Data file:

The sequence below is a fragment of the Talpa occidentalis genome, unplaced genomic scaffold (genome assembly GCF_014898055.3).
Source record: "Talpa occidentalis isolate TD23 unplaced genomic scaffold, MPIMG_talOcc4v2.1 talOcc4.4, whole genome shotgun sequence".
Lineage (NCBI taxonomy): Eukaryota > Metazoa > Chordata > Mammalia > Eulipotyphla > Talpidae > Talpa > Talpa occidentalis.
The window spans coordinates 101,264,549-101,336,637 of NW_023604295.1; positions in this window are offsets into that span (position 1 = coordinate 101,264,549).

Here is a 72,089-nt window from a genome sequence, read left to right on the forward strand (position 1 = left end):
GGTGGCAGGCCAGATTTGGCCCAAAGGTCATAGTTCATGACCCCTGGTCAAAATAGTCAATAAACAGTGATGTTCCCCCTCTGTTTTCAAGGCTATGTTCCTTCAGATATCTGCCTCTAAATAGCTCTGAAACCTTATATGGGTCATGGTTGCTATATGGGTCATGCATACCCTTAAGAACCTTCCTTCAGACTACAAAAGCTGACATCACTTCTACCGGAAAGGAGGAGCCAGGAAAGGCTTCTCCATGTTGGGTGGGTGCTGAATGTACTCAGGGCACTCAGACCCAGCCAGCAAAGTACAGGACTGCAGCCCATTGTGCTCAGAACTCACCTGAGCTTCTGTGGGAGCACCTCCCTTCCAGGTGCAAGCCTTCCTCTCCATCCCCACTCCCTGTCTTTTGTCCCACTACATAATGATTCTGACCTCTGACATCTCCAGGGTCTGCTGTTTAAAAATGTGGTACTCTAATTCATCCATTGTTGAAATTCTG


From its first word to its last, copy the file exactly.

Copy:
The sequence below is a fragment of the Talpa occidentalis genome, unplaced genomic scaffold (genome assembly GCF_014898055.3).
Source record: "Talpa occidentalis isolate TD23 unplaced genomic scaffold, MPIMG_talOcc4v2.1 talOcc4.4, whole genome shotgun sequence".
Lineage (NCBI taxonomy): Eukaryota > Metazoa > Chordata > Mammalia > Eulipotyphla > Talpidae > Talpa > Talpa occidentalis.
The window spans coordinates 101,264,549-101,336,637 of NW_023604295.1; positions in this window are offsets into that span (position 1 = coordinate 101,264,549).

Here is a 72,089-nt window from a genome sequence, read left to right on the forward strand (position 1 = left end):
GGTGGCAGGCCAGATTTGGCCCAAAGGTCATAGTTCATGACCCCTGGTCAAAATAGTCAATAAACAGTGATGTTCCCCCTCTGTTTTCAAGGCTATGTTCCTTCAGATATCTGCCTCTAAATAGCTCTGAAACCTTATATGGGTCATGGTTGCTATATGGGTCATGCATACCCTTAAGAACCTTCCTTCAGACTACAAAAGCTGACATCACTTCTACCGGAAAGGAGGAGCCAGGAAAGGCTTCTCCATGTTGGGTGGGTGCTGAATGTACTCAGGGCACTCAGACCCAGCCAGCAAAGTACAGGACTGCAGCCCATTGTGCTCAGAACTCACCTGAGCTTCTGTGGGAGCACCTCCCTTCCAGGTGCAAGCCTTCCTCTCCATCCCCACTCCCTGTCTTTTGTCCCACTACATAATGATTCTGACCTCTGACATCTCCAGGGTCTGCTGTTTAAAAATGTGGTACTCTAATTCATCCATTGTTGAAATTCTG